If this is your first time dipping into the Animorphs Re-Read, I strongly suggest you head back to the beginning and start there unless you’re already familiar with the books. Alternatively, check out our new and improved Animorphs Re-Read index for a list of every post in the series.
Here we go, Animorphs #33: The Illusion! Judging by the title, I’m guessing it’s about magicians. Here’s the cover:
Wait, I got mixed up.
Here’s the real cover:
Our ghostwriter this week is Ellen Geroux, who we have yet to encounter. Let’s see if she can trump K.A. Applegate’s own effort from the previous book. (Although we’re now speculating that that may not have been Applegate after all. If you’d like to help us investigate this possibility, you can apply to join the Intergalactic Academy’s burgeoning Intelligence Division by commenting here.)
The Illusion opens with the kids at a party, which is interesting given how most of the books start with them apparently hanging around waiting for the Yeerks to make their next move. Tobias feels uncomfortable being surrounded by so many people, and suggests to Rachel that his human body is no longer what he considers his ‘real’ self. She dances with him for a while, but he starts to leave when he realizes that he only has eight minutes left before he gets stuck in human morph forever.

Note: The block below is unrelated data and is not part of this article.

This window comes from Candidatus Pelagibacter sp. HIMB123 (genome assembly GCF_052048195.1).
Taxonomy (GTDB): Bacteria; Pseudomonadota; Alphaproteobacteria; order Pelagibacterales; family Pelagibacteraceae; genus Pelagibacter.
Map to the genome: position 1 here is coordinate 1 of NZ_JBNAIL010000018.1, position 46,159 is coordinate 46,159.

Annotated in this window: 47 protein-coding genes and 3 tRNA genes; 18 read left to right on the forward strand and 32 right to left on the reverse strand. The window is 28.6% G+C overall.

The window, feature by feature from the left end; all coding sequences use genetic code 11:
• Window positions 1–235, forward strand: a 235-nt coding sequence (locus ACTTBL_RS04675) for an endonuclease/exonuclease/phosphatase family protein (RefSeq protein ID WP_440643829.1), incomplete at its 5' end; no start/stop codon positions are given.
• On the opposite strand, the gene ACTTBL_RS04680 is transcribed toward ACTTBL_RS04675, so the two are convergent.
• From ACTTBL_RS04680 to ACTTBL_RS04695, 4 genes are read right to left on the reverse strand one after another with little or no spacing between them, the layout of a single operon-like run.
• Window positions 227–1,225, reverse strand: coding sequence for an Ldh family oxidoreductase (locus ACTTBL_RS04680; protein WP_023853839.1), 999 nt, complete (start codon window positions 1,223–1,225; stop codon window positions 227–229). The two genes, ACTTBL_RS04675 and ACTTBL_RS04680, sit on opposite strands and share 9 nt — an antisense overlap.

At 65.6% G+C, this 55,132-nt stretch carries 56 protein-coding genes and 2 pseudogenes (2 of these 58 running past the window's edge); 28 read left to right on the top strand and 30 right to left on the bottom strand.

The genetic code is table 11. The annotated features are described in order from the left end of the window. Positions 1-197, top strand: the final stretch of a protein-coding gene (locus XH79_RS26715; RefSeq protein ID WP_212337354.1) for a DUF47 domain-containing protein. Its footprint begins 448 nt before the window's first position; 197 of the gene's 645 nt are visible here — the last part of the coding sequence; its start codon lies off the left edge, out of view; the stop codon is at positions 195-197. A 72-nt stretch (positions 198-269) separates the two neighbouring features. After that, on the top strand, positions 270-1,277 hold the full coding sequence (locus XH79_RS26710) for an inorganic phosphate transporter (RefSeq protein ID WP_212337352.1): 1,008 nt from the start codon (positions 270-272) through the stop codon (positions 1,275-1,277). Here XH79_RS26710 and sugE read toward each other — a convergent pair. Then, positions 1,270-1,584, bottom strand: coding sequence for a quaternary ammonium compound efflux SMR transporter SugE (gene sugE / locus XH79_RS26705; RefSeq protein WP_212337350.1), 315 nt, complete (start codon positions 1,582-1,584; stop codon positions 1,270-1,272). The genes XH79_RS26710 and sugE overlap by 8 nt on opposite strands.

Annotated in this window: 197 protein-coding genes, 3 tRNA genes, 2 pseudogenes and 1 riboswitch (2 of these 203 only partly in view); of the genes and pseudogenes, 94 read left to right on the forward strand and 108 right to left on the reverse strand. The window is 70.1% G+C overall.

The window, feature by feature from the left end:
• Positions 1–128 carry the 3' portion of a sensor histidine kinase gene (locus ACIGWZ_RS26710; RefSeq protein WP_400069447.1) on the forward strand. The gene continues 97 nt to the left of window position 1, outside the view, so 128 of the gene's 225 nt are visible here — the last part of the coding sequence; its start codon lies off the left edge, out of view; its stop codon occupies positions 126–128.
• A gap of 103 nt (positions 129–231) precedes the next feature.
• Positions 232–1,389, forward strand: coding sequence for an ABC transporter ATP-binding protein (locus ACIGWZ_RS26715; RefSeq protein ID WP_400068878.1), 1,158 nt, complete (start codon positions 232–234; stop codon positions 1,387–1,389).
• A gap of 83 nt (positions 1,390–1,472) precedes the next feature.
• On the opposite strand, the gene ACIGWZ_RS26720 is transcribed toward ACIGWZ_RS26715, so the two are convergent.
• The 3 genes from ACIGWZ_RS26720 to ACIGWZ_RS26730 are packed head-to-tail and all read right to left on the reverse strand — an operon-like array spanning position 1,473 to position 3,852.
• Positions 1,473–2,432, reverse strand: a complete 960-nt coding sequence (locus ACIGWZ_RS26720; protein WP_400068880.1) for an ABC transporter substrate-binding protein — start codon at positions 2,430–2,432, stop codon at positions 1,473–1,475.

On the way out, he notices a bulletin board with a picture of a bald eagle. The caption mentions that eagles only live for a maximum of about eighteen years, which introduces a further element of his situation that I don’t think the books have ever brought up: lifespan. As a Red-Tailed Hawk, Tobias is going to die way before any of the rest of the Animorphs.
Actually, that raises another good point: does his human morph age in proportion to how long he’s lived, or is he only ever going to be able to morph into a version of himself that was the age he was at when he acquired himself? I mean, that must be how it works, otherwise most of the insect morphs the characters have acquired over the course of the series would be long dead.
So that’s interesting.
Rachel and Tobias have a surprisingly complex argument about their relationship (basically, Rachel seems to be subtly trying to get him to come around to the idea of him staying human because she wants something in her life that isn’t tainted by the war), but he runs off before they can come to any conclusion. On the way out he spots Chapman interrogating Erek, but he doesn’t have time to help him. He runs out of the school and has a momentary bout of panic when he thinks that he won’t be able to demorph.
So, for those not paying attention: Tobias thinks of his bird-body as his ‘real’ self. This is the same dilemma that he’s been dealing with since the series began. I complained about the thematic repetition of The Separation, but for some reason it works a lot better here. Maybe it’s because the writing is competent in this one.